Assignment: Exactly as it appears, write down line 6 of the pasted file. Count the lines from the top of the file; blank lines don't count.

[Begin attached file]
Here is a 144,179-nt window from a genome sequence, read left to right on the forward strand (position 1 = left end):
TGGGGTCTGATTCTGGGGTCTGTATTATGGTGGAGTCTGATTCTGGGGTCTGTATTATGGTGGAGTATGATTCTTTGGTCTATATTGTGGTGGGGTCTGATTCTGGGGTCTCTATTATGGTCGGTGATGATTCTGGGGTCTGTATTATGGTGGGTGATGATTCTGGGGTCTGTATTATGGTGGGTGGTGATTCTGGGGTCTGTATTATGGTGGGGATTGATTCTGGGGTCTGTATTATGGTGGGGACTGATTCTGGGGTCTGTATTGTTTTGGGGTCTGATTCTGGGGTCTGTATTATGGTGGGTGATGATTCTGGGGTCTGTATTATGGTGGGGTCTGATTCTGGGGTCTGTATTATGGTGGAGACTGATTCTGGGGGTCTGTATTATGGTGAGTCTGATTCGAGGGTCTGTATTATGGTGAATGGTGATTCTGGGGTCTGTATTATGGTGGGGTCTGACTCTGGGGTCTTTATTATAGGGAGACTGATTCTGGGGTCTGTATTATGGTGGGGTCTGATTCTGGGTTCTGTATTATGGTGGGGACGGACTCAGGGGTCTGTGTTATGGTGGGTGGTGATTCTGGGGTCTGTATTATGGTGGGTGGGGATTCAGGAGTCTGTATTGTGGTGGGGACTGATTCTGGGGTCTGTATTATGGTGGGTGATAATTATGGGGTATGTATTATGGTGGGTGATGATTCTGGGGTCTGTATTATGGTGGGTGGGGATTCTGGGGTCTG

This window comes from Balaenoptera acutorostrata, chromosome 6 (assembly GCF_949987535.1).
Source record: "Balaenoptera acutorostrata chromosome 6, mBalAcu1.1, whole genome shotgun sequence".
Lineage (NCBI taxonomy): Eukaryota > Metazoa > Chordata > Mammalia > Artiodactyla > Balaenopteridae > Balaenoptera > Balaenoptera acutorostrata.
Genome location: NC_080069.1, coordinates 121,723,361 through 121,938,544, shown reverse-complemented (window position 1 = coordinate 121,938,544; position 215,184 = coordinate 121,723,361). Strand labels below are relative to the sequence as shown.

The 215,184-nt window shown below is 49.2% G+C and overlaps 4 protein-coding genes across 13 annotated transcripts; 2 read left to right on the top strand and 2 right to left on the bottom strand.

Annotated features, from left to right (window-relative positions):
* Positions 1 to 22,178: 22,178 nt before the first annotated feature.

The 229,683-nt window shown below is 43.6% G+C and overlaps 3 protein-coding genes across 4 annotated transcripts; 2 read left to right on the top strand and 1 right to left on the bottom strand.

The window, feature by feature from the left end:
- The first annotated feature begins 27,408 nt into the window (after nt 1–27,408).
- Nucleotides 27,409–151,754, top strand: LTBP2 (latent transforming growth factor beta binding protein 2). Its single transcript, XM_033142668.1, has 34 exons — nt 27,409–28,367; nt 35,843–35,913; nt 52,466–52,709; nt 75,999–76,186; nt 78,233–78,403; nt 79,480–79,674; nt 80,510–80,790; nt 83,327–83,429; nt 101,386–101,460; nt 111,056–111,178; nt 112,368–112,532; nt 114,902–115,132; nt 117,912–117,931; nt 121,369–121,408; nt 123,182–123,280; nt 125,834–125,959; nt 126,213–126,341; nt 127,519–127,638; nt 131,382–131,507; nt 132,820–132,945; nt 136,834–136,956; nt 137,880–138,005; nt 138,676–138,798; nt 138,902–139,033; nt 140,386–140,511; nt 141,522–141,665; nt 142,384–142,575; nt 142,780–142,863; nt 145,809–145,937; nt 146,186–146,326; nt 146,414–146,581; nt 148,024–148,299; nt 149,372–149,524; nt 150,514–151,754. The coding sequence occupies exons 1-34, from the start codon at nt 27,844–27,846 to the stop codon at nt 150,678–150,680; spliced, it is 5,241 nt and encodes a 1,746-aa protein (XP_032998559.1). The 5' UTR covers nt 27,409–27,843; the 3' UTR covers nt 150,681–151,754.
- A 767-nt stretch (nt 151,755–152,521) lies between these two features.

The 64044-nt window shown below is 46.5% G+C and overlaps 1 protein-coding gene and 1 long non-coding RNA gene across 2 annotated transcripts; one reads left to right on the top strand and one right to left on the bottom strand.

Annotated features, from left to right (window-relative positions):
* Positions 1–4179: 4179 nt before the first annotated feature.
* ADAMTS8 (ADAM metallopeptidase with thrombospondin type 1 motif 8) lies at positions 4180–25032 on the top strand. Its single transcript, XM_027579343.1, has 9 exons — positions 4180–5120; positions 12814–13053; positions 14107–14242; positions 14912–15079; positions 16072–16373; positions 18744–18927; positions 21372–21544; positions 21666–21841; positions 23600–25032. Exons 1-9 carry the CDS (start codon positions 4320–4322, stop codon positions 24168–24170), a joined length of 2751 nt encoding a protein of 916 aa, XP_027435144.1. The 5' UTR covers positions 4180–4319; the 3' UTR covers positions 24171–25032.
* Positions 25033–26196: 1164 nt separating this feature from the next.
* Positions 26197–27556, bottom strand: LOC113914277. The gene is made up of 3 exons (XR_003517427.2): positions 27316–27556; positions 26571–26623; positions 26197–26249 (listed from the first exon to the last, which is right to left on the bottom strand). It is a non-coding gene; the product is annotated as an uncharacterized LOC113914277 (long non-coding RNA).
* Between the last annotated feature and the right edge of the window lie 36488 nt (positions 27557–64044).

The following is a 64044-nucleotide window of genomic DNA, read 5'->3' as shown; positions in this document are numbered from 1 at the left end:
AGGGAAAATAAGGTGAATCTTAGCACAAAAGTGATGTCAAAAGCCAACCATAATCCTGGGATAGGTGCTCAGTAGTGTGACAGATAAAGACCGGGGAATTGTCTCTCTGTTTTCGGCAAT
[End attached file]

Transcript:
Genome location: NC_080069.1, coordinates 121,723,361 through 121,938,544, shown reverse-complemented (window position 1 = coordinate 121,938,544; position 215,184 = coordinate 121,723,361). Strand labels below are relative to the sequence as shown.